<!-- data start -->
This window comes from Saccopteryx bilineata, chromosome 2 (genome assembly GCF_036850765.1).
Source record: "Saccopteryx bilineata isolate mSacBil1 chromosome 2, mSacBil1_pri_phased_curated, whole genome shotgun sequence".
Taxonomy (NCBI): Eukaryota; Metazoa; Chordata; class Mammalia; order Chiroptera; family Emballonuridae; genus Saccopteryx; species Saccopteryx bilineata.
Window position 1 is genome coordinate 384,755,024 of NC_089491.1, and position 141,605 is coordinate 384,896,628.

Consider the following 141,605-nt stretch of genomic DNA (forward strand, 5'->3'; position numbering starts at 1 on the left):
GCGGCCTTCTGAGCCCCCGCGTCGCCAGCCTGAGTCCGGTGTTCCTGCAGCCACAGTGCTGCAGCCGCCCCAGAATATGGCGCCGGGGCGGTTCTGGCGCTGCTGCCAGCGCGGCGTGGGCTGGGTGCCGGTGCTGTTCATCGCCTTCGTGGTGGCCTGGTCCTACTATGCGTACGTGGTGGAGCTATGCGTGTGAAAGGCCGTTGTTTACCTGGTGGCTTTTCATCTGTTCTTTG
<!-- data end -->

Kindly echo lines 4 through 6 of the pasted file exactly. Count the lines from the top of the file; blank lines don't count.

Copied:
Window position 1 is genome coordinate 384,755,024 of NC_089491.1, and position 141,605 is coordinate 384,896,628.

Consider the following 141,605-nt stretch of genomic DNA (forward strand, 5'->3'; position numbering starts at 1 on the left):
GCGGCCTTCTGAGCCCCCGCGTCGCCAGCCTGAGTCCGGTGTTCCTGCAGCCACAGTGCTGCAGCCGCCCCAGAATATGGCGCCGGGGCGGTTCTGGCGCTGCTGCCAGCGCGGCGTGGGCTGGGTGCCGGTGCTGTTCATCGCCTTCGTGGTGGCCTGGTCCTACTATGCGTACGTGGTGGAGCTATGCGTGTGAAAGGCCGTTGTTTACCTGGTGGCTTTTCATCTGTTCTTTG